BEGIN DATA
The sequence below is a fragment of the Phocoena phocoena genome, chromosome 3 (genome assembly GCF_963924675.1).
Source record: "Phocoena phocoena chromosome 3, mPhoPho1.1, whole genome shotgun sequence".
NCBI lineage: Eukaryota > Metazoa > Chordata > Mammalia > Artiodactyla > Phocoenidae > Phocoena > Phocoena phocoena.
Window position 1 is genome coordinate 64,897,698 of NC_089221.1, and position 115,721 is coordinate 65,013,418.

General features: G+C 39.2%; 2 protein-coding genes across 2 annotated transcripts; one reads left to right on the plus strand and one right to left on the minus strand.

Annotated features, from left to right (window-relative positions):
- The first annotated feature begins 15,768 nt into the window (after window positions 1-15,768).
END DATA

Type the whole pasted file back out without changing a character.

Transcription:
The sequence below is a fragment of the Phocoena phocoena genome, chromosome 3 (genome assembly GCF_963924675.1).
Source record: "Phocoena phocoena chromosome 3, mPhoPho1.1, whole genome shotgun sequence".
NCBI lineage: Eukaryota > Metazoa > Chordata > Mammalia > Artiodactyla > Phocoenidae > Phocoena > Phocoena phocoena.
Window position 1 is genome coordinate 64,897,698 of NC_089221.1, and position 115,721 is coordinate 65,013,418.

General features: G+C 39.2%; 2 protein-coding genes across 2 annotated transcripts; one reads left to right on the plus strand and one right to left on the minus strand.

Annotated features, from left to right (window-relative positions):
- The first annotated feature begins 15,768 nt into the window (after window positions 1-15,768).